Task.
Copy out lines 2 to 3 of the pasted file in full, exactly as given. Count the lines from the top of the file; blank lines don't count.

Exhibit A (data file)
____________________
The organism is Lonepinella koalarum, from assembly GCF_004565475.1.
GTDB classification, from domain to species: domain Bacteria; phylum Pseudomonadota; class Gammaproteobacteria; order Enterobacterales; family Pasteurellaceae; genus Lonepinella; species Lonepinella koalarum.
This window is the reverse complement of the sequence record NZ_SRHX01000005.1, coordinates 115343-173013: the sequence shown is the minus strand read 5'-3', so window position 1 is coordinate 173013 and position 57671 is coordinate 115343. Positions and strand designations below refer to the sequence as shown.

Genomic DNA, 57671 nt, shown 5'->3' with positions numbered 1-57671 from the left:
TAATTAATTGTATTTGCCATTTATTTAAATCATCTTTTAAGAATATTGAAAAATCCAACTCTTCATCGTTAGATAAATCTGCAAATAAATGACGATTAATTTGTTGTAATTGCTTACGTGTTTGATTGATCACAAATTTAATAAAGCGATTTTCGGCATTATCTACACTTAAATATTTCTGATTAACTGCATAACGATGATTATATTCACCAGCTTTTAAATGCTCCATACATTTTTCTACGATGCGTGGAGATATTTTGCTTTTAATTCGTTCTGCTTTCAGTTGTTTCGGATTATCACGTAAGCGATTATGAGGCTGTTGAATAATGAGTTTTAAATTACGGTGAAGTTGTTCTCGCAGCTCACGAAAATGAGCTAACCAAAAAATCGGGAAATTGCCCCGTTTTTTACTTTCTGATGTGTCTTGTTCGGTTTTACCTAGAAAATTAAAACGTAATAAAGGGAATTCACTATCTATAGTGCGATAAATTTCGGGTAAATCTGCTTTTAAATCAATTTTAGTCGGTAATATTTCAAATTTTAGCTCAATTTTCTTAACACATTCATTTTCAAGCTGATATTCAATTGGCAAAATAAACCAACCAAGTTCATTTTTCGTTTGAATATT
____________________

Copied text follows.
GTDB classification, from domain to species: domain Bacteria; phylum Pseudomonadota; class Gammaproteobacteria; order Enterobacterales; family Pasteurellaceae; genus Lonepinella; species Lonepinella koalarum.
This window is the reverse complement of the sequence record NZ_SRHX01000005.1, coordinates 115343-173013: the sequence shown is the minus strand read 5'-3', so window position 1 is coordinate 173013 and position 57671 is coordinate 115343. Positions and strand designations below refer to the sequence as shown.